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Building Dinner around Grilled Portobellos
As much as I love grilled portobello mushrooms, I have to admit that there isn't a whole lot going on nutritionally, aside from some niacin and minerals. Don't get me wrong, I'm crazy about niacin and minerals, but one mushroom has 2 or 3 grams of protein, and the recommended daily intake is somewhere between 50 and 90 grams depending on your weight and gender. To make a complete vegan meal featuring these juicy flavour bombs requires some nutritional gap-filling, which is not all that tough to do with a little advance planning.
If you've been vegetarian for any length of time, you've probably got a little subconscious protein calculator running all the time in your head. Two slices of whole wheat bread give you about 8 grams, which is a very good start. (Historical note: In ages past, the prevailing wisdom was that meeting the minimum protein requirements wasn't enough—you had to combine complementary protein-rich foods at the same meal to get the needed proportions of the building blocks of protein, known as essential amino acids. While essential amino acids are still important, the idea that you had to combine at the same meal has been replaced with the more relaxed notion of eating a variety of proteins throughout the day.)
You can find out more about the types of protein that vegans need in this fascinating vegan protein discussion from Vegan Health. In the article, the argument is that vegan diets are most likely to be deficient in the essential amino acid called lysine, of which you're supposed to get 38 mg / kg of healthy body weight per day. For a 200 lb person, that's about 3.5 grams per day. A half cup of firm tofu has about 0.5 grams, as does a half cup of black beans, or a cup of cooked quinoa. In contrast, two slices of whole wheat bread has only about 1/10th of a gram of lysine. So while the 8 g of protein in that bread looks reassuring, we need other protein sources to get enough lysine.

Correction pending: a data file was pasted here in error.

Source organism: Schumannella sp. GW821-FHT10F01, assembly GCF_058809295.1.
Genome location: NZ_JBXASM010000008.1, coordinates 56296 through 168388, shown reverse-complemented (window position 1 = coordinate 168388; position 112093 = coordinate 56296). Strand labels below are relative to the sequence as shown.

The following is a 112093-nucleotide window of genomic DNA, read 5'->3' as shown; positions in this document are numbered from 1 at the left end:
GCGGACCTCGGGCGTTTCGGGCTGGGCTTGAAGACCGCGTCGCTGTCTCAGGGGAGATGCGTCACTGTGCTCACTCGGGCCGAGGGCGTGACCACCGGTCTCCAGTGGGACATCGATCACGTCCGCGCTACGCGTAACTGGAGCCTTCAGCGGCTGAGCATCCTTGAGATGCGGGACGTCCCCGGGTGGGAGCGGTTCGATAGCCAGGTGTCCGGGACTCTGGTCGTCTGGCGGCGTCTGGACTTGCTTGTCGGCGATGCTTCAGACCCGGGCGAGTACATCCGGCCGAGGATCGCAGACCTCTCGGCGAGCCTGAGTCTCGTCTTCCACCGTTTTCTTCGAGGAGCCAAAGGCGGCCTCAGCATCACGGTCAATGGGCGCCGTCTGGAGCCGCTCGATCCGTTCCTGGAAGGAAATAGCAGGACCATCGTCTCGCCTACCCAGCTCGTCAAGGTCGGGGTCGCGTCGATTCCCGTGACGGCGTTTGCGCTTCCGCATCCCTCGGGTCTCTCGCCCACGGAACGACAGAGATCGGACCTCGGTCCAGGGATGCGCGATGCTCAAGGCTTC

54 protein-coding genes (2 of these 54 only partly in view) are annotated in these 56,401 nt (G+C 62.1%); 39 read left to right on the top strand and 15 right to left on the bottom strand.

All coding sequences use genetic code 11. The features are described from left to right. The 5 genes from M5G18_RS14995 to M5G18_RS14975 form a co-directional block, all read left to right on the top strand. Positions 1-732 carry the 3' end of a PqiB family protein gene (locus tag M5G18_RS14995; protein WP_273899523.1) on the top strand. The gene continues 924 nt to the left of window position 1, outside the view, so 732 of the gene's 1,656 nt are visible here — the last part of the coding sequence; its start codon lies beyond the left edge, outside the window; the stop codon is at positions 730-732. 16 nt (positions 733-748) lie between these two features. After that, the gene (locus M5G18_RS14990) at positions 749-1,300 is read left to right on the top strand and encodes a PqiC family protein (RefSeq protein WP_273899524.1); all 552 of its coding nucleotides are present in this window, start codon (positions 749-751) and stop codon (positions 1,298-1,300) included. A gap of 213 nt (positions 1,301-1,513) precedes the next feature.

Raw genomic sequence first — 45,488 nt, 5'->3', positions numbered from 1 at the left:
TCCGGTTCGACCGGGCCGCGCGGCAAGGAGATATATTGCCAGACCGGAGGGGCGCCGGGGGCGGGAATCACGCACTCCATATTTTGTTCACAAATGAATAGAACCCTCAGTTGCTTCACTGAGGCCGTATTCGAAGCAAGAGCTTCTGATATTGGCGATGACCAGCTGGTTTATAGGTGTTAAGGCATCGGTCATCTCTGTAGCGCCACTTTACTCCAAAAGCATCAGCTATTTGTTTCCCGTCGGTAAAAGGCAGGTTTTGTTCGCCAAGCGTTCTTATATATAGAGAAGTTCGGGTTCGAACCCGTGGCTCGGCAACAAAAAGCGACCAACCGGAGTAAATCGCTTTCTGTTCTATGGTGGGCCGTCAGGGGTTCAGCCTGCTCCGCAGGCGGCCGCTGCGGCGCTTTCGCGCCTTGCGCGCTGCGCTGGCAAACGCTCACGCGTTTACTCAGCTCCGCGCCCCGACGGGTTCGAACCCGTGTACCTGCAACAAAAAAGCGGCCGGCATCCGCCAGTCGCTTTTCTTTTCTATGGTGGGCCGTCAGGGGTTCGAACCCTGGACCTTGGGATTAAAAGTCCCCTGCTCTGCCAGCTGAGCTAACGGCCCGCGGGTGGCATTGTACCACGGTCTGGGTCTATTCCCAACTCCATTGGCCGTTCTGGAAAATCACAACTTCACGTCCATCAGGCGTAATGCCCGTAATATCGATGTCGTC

That's where protein-rich side dishes come in. By all means, eat the grilled mushroom sandwich, but think about combining it with other sources of protein, particularly those high in lysine. I love a Tex-Mex side dish with black beans, quinoa and corn. These three foods are all richer sources of lysine than the bread. A cup of cooked navy beans has about 15 g of protein and about 1 gram of lysine, which also puts us well on the way to meeting both requirements. So in this case, I decided on slowcooker baked beans to accompany the mushroom sandwich with dijon mustard and mixed greens. I threw in the grilled sweet potato slices for colour because I knew I would be needing the grill for the mushrooms anyway. I also really like the contrasting flavours of the slightly tangy mushrooms (that have been marinating in balsamic vinegar), the dijon mustard and the light sweetness of the beans and the sweet potato. The meal left me feeling pleasantly full, but not so stuffed that I felt the need to lie down in front of a TV for a couple of hours.
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Posted: Wednesday, October 14, 2015